2020 has certainly been an extraordinary year so far.
First there were extreme weather events, then the health and economic crisis, and just to top it off there will be soon be swarms of insects in their millions in parts of America.
Instead of locusts however, May will see the return of millions of cicadas of the genus Magicicada that have been biding their time underground for 17 years.
Periodical cicadas are so named owing to their timely appearance above ground.
“They are generational events,” said entomologist Gene Kritsky. “And many people use the emergence to mark the passage of time, recall key events in their lives and just remember where they were and what they were doing the last time the cicadas came out.“
The brood emerging in 2020, called brood XI, hasn’t been seen since 2003.
The length of time needed for cicada larvae to mature into adults underground varies across the genus, with some making an appearance after just one year while for others, like brood XI, it can be as long as 17 years.
The life cycle of periodic cicadas is one of the great mysteries for biological scientists and exactly why they take so long still isn’t fully understood.
Cicadas life cycle mystery
One thing we do know is that when the cicadas, which are buried in the soil during this time of maturation, are ready to emerge, breed, and lay eggs, they come out when the soil warms up, usually during May.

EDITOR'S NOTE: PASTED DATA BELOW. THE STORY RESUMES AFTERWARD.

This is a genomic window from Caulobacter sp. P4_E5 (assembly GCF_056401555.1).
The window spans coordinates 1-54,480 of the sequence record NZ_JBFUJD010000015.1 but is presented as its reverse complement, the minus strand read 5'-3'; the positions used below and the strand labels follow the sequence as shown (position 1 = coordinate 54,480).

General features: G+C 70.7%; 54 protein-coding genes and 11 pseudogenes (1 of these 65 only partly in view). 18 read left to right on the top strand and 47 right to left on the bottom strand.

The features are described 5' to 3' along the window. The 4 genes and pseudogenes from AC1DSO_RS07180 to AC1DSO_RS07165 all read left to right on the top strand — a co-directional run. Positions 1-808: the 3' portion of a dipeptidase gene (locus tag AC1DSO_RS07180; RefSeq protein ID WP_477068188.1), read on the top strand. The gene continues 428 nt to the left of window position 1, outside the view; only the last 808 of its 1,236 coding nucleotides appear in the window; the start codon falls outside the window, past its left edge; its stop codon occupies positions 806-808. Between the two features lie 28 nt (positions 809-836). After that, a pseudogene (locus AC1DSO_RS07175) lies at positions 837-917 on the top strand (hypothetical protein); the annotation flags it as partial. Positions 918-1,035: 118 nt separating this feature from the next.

Their numbers continue to increase, with peak emergence usually hitting by June.
Once they reach the surface, the race is on to shed their underground coats and start finding a partner, as they have a brief life expectancy of around 4 to 6 weeks, and in their haste to get going these animals are not shy.
The tsunami of brood XI spells a noisy few weeks for Southwest Virginia, North Carolina, and West Virginia as the males sing to find themselves a female.
Periodical cicadas are one of the noisiest insects on Earth, creating a vibrating sound using membranes on the side of their body to kick up a racket that can reach over 90 decibels, about the level of a lawnmower.
With as many as 1.5 million cicadas expected per acre in the above-mentioned states, residents should steel themselves for an earful.
“Communities and farms with large numbers of cicadas emerging at once may have a substantial noise issue,” warned entomologist Eric Day at Virginia Tech in a statement. “Hopefully, any annoyance at the disturbance is tempered by just how infrequent – and amazing – this event is.“
First there were the fires, then the health plague, and just to top it off (we’re not even halfway through the year) there’ll soon be swarms of cicadas in their millions in parts of America.